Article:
Vintage Pulp Mar 4 2017
WINDOWS EXPLORER
James Stewart sees the sights without ever leaving his apartment.


Belgian movie posters are often quite beautiful. We've already shared frameworthy examples for Vanessa and A Thousand and One Nights, as well as a few others, and above you see a promo for Alfred Hitchcock's classic Rear Window. The movie premiered in 1954 and first played in Belgium today in 1955, where it was titled Fenêtre sur cour, which means “window on the courtyard.” The poster was printed by S.P.R.L. Belgique and the artist is Wik, someone who is simultaneously well represented in vintage poster circles while being a total mystery. We plan to dig around, see if we can find more info on this person.

Everyone has a favorite Hitchcock movie. Rear Window is ours. The story, the stars, and the look of the film are all great, and the idea of everyone's lives under a microscope foreshadows the world in which we live in today. Raised shades aren't needed, though—metadata tells corporations and governments more than a glance in a window ever could. In Rear Window, once Jimmy Stewart realizes he is able to spy, he does it even though he knows it's wrong, and once he suspects a crime has been committed, any sense of guilt disappears—instead he feels entitled to intrude. Maybe that's why today's digital spies always claim to be ferreting out crime—because they know most people will accept that as an excuse.
 
But you don't need us to analyze Rear Window. More qualified writers than us have gone over every frame of the film. Instead we've decided to show you below what Stewart was looking at, thanks to series of promo images we managed to locate. Thus you see, from top to bottom, the rear courtyard which encompasses the story, the newlyweds Rand Harper and Havis Davenport, the murder suspect Raymond Burr, Miss Torso played by Georgine Darcy, Miss Lonely Hearts played by Judith Evelyn, and Grace Kelly with sidekick Thelma Ritter digging for body parts in the garden. If you haven't seen the film, definitely watch it. You'll have fun.
 
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Femmes Fatales Feb 18 2017
WINDOW DRESSING
She had a torso like no other.

And here's a photo to soothe any frayed nerves after our commentary in the previous post. You're looking at Georgine Darcy. She had a mildly successful career in show business, but only one role of hers really matters—Miss Torso from Alfred Hitchcock's top notch thriller Rear Window. If you haven't seen it don't be scared. Darcy is not nicknamed Miss Torso because she ends up dismembered or anything like that (no, that's a different character in the movie). Darcy is so named because James Stewart watches her dance, dress, flirt, and do other fun things with her perfect body. Yes, he's a voyeur, but he's wheelchair bound and bored. If it were us, we'd have no excuse at all.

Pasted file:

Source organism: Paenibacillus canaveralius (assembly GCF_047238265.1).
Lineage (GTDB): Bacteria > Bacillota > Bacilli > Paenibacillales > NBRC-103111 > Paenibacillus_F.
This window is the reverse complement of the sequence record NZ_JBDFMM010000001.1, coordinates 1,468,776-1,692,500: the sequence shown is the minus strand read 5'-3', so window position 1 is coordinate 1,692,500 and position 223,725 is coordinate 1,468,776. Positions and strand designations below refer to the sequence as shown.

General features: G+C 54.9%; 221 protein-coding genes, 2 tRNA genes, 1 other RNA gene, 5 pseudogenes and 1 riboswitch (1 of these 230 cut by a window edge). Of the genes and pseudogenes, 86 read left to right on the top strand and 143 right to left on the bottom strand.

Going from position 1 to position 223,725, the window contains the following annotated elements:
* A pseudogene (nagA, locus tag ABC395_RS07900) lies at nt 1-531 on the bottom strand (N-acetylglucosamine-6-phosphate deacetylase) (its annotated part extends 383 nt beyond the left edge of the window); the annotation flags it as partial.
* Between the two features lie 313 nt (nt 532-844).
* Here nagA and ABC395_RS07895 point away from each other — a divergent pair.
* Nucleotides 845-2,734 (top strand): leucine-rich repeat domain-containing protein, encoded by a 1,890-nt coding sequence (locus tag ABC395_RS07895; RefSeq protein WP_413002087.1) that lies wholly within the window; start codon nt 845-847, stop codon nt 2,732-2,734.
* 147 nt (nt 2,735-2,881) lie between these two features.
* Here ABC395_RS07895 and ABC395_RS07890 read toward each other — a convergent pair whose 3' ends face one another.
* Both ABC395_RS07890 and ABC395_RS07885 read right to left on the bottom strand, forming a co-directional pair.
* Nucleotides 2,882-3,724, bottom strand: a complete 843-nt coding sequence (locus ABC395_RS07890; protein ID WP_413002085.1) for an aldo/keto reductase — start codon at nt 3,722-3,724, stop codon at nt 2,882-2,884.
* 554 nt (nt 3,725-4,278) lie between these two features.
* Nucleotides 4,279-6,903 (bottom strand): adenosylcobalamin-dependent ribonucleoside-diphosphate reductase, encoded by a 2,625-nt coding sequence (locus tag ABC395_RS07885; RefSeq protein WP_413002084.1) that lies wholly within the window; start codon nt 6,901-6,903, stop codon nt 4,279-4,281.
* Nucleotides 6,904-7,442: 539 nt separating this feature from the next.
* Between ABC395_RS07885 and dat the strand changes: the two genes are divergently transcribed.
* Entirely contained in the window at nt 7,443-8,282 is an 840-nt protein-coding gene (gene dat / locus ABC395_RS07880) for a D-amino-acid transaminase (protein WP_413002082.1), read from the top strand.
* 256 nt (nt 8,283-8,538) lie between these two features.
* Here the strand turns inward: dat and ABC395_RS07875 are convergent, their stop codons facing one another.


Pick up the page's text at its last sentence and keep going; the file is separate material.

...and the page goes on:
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Vintage Pulp Jan 24 2016
WINDOW SHOPPING
When Hollywood fleshed out source material it often changed the flesh tones too.


 

Just a bit more on Rear Window today. The movie was based on Cornell Woolrich's story "It Had To Be Murder," which appeared in Dime Detective Magazine of February 1942. As might be expected story and film are substantially different. Lisa Fremont doesn't exist at all and neither does the insurance company nurse Stella. They were both derived from one character—a valet named Sam who does all the hard work while Jeffries watches from his wheelchair. The relationship between these two is warm, but with strong overtones of status and race, with Jeffries at one point showing his pleasure with Sam by saying, "Go and build yourself a great big two-story whisky punch; you’re as close to white as you’ll ever be."

 

Screenplay choices are always interesting, and we can see the addition of Grace Kelly's Fremont character making sense (though this being Hitchcock, he'd have put a blonde in the movie no matter what, since they represented a fantasy woman for him), but we wish Stella had been left out and Sam kept intact. We understand that changing Jeffries into a rogue photographer from a rich Manhattanite meant taking away his valet, but Sam could have been transformed into the insurance company employee. But that's just our opinion. You can decide for yourself by reading or downloading "It Had To Be Murder" yourself at this link. It's well worth the time.

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Femmes Fatales Jan 23 2016
GRACE PERSONIFIED
The view from here is just about perfect.